Canadian carriers to create stolen cell phone blacklist

In a move to ward off government regulation, the Canadian Wireless Telecommunications Association (CWTA) will start checking that any new phone authorized on a network hasn’t been reported as stolen, it announced today.

Any wireless device connected to a Canadian carrier network will include verification that the International Mobile Equipment Identity (IMEI) hasn’t been reported as stolen. If the device is blacklisted, it will be denied service. That move is designed to reduce the value of smartphones acquired via five-finger discount.

There have been increasing reports of mobile device theft in Canada. (Photo: Shutterstock)

To that end, the CWTA has launched a new Web site at ProtectYourData.ca for Canadians to learn about ways to secure their mobile data, and to protect against device theft. A checklist it provides to avoid being robbed include these tips:

  • – Avoid walking in the dark in unfamiliar areas
  • – Walk with confidence to deter thieves
  • – Don’t text and walk.
  • – Use mp3 players and other device discreetly at all times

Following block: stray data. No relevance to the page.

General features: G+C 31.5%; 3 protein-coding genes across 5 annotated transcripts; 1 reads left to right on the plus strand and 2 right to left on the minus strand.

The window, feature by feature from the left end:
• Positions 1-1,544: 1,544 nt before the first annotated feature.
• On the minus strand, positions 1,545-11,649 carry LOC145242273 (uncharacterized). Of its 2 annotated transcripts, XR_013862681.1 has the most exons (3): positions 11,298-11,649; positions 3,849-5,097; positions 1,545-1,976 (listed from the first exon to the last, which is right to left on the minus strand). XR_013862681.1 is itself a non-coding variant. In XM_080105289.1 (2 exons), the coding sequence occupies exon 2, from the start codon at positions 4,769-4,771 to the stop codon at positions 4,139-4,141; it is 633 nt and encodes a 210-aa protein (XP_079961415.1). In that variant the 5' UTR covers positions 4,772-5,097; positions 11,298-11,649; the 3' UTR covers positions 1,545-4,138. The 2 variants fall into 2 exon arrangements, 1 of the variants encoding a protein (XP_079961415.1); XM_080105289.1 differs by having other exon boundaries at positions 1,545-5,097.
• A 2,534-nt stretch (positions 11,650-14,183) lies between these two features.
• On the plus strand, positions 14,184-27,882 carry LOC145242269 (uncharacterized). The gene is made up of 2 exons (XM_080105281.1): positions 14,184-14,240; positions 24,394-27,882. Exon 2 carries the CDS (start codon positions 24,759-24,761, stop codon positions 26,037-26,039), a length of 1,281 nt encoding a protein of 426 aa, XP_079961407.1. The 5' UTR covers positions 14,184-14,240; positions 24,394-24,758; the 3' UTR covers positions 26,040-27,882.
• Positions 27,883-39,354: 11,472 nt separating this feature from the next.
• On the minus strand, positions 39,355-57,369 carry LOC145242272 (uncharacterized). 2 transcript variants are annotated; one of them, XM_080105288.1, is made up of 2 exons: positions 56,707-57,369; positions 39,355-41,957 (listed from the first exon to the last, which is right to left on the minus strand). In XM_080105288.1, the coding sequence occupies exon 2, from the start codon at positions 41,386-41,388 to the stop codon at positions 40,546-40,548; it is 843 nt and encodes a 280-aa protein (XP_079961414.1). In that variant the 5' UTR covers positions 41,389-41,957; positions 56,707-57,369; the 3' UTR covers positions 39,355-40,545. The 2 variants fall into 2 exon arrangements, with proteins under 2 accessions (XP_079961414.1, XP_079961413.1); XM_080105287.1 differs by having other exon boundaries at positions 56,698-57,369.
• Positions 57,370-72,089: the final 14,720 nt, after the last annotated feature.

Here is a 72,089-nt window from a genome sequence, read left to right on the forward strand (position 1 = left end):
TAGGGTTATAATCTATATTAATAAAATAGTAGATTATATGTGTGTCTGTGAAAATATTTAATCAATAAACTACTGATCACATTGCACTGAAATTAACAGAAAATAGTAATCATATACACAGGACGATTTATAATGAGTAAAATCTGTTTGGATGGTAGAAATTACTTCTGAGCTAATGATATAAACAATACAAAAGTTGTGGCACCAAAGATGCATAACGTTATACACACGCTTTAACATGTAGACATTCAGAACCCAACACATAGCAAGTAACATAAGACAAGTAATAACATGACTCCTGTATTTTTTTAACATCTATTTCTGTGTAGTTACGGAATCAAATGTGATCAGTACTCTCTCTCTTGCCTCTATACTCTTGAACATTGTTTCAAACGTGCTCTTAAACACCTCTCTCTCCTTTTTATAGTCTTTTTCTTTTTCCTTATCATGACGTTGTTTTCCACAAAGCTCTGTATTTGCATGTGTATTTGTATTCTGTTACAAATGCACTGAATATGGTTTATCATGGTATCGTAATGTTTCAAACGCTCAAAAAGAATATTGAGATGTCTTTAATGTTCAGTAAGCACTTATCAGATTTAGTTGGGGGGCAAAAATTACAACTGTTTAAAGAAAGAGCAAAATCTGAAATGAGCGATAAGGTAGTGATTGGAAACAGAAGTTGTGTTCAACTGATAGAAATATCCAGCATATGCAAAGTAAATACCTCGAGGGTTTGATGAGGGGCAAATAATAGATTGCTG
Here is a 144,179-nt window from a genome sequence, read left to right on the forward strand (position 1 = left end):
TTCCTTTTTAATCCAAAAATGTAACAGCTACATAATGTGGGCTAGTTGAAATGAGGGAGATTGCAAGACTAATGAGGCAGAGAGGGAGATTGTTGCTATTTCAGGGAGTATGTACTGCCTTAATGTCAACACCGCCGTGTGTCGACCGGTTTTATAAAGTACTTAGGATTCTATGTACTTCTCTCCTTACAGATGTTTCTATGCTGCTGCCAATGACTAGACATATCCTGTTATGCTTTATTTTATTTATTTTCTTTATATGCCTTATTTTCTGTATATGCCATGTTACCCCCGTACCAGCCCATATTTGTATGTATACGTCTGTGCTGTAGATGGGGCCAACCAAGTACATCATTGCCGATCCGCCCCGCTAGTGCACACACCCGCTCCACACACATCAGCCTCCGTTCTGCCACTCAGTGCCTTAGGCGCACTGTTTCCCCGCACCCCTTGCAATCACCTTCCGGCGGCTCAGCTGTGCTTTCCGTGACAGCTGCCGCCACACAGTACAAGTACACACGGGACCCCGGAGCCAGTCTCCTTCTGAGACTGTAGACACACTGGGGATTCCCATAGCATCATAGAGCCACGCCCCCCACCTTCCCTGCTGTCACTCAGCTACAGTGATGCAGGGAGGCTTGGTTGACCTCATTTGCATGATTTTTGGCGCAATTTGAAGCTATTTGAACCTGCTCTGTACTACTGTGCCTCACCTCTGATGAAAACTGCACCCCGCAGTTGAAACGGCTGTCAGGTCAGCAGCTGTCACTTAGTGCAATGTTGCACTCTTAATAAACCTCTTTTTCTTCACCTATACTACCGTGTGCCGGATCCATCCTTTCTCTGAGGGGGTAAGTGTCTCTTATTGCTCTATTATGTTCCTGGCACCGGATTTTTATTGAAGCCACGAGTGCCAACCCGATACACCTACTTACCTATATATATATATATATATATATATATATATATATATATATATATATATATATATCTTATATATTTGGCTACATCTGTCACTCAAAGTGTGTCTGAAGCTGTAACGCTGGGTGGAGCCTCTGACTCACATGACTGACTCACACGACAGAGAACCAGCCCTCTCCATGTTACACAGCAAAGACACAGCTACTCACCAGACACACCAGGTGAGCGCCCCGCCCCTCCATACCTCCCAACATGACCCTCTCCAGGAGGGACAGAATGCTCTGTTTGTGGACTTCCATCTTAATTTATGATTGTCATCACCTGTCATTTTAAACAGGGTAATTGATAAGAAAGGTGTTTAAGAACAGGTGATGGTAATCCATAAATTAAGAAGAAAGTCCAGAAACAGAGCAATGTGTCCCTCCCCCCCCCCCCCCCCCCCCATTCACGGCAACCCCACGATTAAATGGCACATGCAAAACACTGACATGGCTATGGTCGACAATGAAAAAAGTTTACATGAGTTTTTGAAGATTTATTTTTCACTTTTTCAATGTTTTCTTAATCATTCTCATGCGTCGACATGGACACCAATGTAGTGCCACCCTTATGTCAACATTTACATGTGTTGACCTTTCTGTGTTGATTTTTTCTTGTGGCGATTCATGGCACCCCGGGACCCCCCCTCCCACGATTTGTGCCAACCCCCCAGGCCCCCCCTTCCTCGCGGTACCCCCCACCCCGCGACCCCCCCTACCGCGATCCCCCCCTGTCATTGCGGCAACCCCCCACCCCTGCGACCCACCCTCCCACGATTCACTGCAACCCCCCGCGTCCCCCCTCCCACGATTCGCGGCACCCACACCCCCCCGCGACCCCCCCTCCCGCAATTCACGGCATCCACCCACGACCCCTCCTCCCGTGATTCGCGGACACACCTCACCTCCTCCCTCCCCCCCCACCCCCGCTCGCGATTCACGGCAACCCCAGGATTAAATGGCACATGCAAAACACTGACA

The Canadian Radio-television and Telecommunications Commission (CRTC) gave the CWTA a pat on the back for their efforts. CRTC Chairman Jean-Pierre Blais passed on his congratulations, saying the commission has been concerned for some time about increased reports of lost or stolen cell phones.

The database of lost or stolen devices will help the situation, he writes in a statement. The industry should implement it before September 2013 so Canadians can benefit “as soon as possible.” More details are expected at the end of November, including how data on lost or stolen cell phones in Canada will be addressed.

The CRTC first contacted the CWTA about its concern over mobile device theft July 17. It asked for a statistical breakdown of reported device thefts and a report on what it was doing to address the issue.

U.S. wireless carriers will also be putting a similar mechanism in place by November 2013.

Source | Canadian Wireless Telecommunications Association

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Jim Love, Chief Content Officer, IT World Canada
Brian Jackson
Brian Jacksonhttp://www.itbusiness.ca
Editorial director of IT World Canada. Covering technology as it applies to business users. Multiple COPA award winner and now judge. Paddles a canoe as much as possible.

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